[Tutor] unittests

Sydney Shall s.shall at virginmedia.com
Fri Apr 4 15:12:09 CEST 2014

I would like to thank both Steven and Danny for their explanations.
They were much easier for me to understand than the documentation.
I now think that I understand what I have to do and how I proceed.
Thanks to you both for spending so much time on the answer.

On 01/04/2014 18:54, Danny Yoo wrote:
>> Yes, that unit test was written by Danny (I assume -- I suppose he might
>> have copied it from somewhere else.)
> Oh, who knows where I got that code from.  :P
> ---
> Sydney, you can also take a look at some of the official documentation
> of the unittest library:
>      https://docs.python.org/2/library/unittest.html#basic-example
> You don't have to read all of it, but touching on it and knowing where
> the documentation and reference is can be helpful.  The
> "assertAlmostEqual" is part of the library,
>      https://docs.python.org/2/library/unittest.html#unittest.TestCase.assertAlmostEqual
> In Scott's case, he was computing with floating point, so writing the
> tests to use inexact almost-equality comparison seemed reasonable to
> me.
> You might find this also useful:
>      http://www.diveintopython.net/unit_testing/
>> Although they might be a bug in the test! In this case, Danny intends
>> that as a deliberately buggy test -- 1.732... is *not* "approximately
>> equal" to 2, at least not according to the rules of unittest.
> As a side note, when I'm writing tests, I usually write them
> deliberately wrong the first time and run them to make sure that the
> framework is properly reporting errors.  Only after I see failing
> tests do I put in the right values for the test.  It helps me gain
> more confidence that the universe is all right.
>>> I am quite unclear how one proceeds to set up unittests.
> Functions that take inputs and return values are usually easy to test.
>   For simple programs, express a piece of functionality and some
> property you expect that functionality to have.  In pure computations
> like math functions, you can state the inputs and expected outputs as
> a test.
> By the way, if we can't even do that, to express the expected output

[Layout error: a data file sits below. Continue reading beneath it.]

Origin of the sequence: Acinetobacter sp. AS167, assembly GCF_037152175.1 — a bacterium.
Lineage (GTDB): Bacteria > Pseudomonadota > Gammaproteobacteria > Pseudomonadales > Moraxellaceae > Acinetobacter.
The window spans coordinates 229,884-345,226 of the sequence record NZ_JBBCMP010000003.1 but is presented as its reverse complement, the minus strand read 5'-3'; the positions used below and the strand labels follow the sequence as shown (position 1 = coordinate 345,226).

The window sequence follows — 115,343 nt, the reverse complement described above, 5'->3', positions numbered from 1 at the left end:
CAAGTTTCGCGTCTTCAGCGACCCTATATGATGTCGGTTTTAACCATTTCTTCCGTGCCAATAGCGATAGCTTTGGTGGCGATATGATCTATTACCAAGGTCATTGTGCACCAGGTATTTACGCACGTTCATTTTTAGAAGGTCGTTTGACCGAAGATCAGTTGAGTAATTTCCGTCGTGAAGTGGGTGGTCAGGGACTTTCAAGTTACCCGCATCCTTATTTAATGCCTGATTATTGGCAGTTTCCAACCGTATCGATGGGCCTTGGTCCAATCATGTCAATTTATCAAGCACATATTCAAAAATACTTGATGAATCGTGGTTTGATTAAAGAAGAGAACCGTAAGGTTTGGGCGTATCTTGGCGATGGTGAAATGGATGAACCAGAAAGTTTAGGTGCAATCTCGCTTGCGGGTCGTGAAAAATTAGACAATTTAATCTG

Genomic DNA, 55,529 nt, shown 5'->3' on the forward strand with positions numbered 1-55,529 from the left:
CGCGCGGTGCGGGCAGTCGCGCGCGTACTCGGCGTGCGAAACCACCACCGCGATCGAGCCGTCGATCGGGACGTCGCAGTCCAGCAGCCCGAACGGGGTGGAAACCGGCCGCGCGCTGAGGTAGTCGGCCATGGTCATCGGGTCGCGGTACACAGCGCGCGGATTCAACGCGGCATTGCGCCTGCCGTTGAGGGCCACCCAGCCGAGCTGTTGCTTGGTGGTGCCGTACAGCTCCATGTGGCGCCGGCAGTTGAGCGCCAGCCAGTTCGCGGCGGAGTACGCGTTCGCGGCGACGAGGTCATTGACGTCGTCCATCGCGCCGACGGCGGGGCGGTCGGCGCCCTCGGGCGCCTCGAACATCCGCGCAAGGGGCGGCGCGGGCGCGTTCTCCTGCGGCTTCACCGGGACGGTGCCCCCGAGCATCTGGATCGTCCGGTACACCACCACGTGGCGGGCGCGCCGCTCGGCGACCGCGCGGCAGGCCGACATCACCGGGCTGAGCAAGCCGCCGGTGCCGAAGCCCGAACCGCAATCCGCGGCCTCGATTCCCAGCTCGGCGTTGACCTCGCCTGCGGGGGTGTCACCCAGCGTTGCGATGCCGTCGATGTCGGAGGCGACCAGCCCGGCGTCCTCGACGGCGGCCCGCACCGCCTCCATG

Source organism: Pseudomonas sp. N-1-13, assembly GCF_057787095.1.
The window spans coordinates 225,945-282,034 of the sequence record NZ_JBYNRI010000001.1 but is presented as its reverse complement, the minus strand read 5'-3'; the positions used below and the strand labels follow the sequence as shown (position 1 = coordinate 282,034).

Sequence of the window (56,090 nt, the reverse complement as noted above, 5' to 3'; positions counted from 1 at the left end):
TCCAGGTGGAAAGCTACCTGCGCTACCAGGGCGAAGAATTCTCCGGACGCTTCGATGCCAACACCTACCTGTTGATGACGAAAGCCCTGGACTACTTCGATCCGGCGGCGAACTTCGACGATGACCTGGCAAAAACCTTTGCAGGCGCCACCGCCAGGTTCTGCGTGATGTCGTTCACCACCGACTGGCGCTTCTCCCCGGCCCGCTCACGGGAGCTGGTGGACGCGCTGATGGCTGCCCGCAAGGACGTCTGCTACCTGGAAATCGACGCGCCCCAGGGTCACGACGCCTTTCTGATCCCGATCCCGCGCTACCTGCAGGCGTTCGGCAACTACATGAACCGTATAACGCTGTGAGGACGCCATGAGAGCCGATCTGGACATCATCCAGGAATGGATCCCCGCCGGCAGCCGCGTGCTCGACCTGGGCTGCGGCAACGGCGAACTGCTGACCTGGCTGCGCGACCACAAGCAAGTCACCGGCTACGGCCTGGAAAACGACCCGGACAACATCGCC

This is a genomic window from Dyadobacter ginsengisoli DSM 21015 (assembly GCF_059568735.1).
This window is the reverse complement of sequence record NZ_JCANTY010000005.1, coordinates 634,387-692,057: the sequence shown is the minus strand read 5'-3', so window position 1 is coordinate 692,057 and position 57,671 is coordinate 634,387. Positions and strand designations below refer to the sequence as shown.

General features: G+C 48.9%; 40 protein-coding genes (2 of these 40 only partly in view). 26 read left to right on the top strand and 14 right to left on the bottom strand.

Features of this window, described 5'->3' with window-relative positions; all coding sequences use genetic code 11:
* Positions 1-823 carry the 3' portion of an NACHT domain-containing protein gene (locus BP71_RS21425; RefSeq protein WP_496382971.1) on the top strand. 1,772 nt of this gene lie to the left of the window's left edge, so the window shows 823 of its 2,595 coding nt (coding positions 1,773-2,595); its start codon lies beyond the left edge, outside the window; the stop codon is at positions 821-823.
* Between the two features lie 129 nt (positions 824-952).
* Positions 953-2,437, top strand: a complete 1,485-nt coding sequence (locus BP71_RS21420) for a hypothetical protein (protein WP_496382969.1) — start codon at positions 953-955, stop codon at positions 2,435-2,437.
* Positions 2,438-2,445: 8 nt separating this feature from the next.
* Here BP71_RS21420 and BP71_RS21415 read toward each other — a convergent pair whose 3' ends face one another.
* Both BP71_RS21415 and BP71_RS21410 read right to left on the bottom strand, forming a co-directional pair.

> of our functions, then that might be a sign that we don't understand
> what we're trying to code!  So there's a good reason to consider test
> cases early: it forces us to put a stake in the ground and say: "This
> is what the function is supposed to do, and if it doesn't do this, the
> code is wrong."
> If I know that a properly functioning f() is supposed to behave like this:
>     f(9) ==> 3
>     f(10) ==> 42
>     f(1) ==> 32
> then I want to write those concrete cases as tests.  An easy way to do
> so is to use the unittest library to write those tests.  We can write
> the cases above as the following test:
> ###############################
> class MyTests(unittest.TestCase):
>      def testCrazyFunction(self):
>         self.assertEqual(f(9), 3)
>         self.assertEqual(f(10), 42)
>         self.assertEqual(f(1), 32)
> ###############################
> What this means is that I have some expectations on what the function
> is supposed to do, apart from how it is actually coded.  That's
> important, to express those expectations, because usually you trust
> your expectations more than you trust the implementing code.  So if
> the test breaks, usually it's the code that's broken, so it gives a
> quick canary-in-the-coalmine.
> If you want to explore this more, check for Kent Beck's: "Test-driven
> Development: By Example".
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Sydney Shall

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